B[rian]: I think the other thing that makes us unique is our team. We have an incredibly passionate team and we have an enormous amount of in-house expertise. We have an educational psychologist who’s worked across the private, statutory, voluntary and educational sectors; we have a psychologist and strategist who specialises in psychological resilience; we have medical doctors, clinical psychologists, coaches, business change specialists… We’re constantly learning and developing and we all share this amazing drive to make sure everything we do is really solidly supported – to make sure it’s researched and tested and grounded in science, as well as being helpful in a practical way.

So what has Positive got lined up for the next twelve months?

W: We’ve got a number of exciting projects that we’ll be sharing this year, the biggest being PositiveNow. This is a brand new online platform that will revolutionise our ability to curate content and share knowledge and tools with users. We’ve had huge success with our programmes and one of the major challenges has always been how to scale it – how can we enable more people to benefit? With PositiveNow, for the first time, a large proportion of our programme will be available online in an accessible, interactive format. There’ll be new content too – new modules and courses we’ve never offered before – and we’ll be adding more regularly. It’s been an enormous project and there’s still work to be done, but it’s such an exciting development for us and one that should allow us to positively impact on many, many more lives.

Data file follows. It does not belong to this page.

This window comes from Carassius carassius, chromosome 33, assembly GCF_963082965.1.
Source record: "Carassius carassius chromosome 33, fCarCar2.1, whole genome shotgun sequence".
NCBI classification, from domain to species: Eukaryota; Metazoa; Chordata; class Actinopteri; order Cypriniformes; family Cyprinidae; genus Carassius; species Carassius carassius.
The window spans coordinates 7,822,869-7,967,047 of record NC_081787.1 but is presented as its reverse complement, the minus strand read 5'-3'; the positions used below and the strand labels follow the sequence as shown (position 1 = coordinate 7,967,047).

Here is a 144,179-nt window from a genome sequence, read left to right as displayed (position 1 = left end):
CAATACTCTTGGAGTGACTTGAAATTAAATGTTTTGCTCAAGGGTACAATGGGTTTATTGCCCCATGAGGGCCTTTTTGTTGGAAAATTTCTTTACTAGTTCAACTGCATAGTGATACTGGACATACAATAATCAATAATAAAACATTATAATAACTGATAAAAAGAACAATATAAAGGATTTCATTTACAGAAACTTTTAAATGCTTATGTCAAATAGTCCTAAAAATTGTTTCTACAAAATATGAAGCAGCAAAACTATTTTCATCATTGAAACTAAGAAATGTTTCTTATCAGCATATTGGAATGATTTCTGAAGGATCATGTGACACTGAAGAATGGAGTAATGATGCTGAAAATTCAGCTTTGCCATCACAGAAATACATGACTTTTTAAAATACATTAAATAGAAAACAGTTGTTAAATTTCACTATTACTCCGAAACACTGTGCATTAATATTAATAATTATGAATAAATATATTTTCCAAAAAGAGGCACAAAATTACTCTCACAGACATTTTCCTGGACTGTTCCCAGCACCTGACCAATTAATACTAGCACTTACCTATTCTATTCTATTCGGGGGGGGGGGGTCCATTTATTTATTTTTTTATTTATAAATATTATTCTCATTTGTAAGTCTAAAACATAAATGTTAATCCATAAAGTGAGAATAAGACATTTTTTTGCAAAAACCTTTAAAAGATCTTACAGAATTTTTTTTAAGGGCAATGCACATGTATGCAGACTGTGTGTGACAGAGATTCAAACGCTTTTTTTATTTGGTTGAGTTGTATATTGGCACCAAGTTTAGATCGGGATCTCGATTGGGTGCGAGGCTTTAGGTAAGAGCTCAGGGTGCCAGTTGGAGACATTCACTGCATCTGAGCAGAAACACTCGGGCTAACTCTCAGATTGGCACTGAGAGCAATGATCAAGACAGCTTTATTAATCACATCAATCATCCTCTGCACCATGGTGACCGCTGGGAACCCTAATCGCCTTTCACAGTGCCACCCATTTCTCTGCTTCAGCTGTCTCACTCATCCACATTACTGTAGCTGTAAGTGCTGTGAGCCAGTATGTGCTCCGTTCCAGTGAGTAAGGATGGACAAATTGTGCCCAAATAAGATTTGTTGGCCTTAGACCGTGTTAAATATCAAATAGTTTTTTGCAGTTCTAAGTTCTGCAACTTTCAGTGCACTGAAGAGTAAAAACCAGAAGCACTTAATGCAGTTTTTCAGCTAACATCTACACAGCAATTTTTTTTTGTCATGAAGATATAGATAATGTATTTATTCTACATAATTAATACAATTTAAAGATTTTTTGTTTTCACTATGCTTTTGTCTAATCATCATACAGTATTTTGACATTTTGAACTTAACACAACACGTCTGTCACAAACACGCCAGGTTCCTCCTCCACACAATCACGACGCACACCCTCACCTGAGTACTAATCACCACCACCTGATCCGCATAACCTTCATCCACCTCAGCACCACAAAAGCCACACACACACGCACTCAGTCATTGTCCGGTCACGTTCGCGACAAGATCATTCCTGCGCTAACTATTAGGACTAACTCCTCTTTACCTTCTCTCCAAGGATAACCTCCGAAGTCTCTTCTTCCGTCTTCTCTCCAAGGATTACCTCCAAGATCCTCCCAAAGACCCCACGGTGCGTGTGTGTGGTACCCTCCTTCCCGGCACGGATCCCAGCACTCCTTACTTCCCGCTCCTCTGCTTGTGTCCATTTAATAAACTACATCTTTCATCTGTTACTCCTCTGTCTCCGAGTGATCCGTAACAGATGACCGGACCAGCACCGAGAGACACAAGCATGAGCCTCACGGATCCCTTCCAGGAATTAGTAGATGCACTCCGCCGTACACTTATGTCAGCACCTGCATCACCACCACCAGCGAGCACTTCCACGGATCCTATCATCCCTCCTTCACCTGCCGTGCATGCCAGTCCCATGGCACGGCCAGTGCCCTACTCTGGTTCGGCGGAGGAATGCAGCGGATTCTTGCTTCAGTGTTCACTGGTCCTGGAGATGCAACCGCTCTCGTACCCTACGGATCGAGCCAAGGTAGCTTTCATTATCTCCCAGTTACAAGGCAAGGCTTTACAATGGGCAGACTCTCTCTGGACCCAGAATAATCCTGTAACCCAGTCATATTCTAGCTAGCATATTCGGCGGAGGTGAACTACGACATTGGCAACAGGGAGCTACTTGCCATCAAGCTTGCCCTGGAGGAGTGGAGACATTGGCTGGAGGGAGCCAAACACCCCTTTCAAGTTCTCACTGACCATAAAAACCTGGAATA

‘[PositiveNow] is a brand new online platform that will revolutionise our ability to curate content and share knowledge and tools with users… for the first time, a large proportion of our programme will be available online in an accessible, interactive format.’


Does this mean you’ll be moving away from live, face-to-face programmes?

W: We won’t be moving away completely – there’s so much value in face-to-face sessions and they’re a big part of what we do – but there will be a shift towards more blended learning, so live sessions combined with ongoing online learning. It’s a question of scalability. We want to help as many people and organisations as possible. We also have to acknowledge that different people have different needs. Not all organisations have the capacity to run a big live programme even if they want to. We’ve spent a lot of time over the last few months overhauling our product range so that we now have a fantastic set of options to suit all sorts of different requirements.